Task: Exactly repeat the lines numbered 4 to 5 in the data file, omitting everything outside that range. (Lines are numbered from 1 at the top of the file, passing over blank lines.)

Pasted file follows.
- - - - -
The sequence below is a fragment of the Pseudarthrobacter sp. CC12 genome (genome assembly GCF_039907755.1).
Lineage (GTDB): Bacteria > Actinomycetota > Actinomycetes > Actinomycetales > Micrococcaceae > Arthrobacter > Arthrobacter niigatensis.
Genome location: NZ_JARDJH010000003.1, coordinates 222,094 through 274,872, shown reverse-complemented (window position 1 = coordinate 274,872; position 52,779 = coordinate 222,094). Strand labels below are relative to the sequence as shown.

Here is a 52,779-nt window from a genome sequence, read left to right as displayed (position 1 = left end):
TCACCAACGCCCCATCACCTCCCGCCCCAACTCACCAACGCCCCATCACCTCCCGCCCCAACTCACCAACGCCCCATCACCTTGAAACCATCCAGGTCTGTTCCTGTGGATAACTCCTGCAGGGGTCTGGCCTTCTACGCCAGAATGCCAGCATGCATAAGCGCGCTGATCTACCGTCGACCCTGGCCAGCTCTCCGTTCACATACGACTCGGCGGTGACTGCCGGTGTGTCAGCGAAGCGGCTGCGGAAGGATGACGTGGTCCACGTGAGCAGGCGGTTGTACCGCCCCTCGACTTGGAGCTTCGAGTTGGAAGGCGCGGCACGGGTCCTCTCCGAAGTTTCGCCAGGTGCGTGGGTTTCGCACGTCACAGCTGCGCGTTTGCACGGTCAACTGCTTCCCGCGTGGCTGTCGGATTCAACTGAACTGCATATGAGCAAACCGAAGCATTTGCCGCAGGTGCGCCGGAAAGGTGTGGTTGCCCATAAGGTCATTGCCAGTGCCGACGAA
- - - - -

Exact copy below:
Here is a 52,779-nt window from a genome sequence, read left to right as displayed (position 1 = left end):
TCACCAACGCCCCATCACCTCCCGCCCCAACTCACCAACGCCCCATCACCTCCCGCCCCAACTCACCAACGCCCCATCACCTTGAAACCATCCAGGTCTGTTCCTGTGGATAACTCCTGCAGGGGTCTGGCCTTCTACGCCAGAATGCCAGCATGCATAAGCGCGCTGATCTACCGTCGACCCTGGCCAGCTCTCCGTTCACATACGACTCGGCGGTGACTGCCGGTGTGTCAGCGAAGCGGCTGCGGAAGGATGACGTGGTCCACGTGAGCAGGCGGTTGTACCGCCCCTCGACTTGGAGCTTCGAGTTGGAAGGCGCGGCACGGGTCCTCTCCGAAGTTTCGCCAGGTGCGTGGGTTTCGCACGTCACAGCTGCGCGTTTGCACGGTCAACTGCTTCCCGCGTGGCTGTCGGATTCAACTGAACTGCATATGAGCAAACCGAAGCATTTGCCGCAGGTGCGCCGGAAAGGTGTGGTTGCCCATAAGGTCATTGCCAGTGCCGACGAA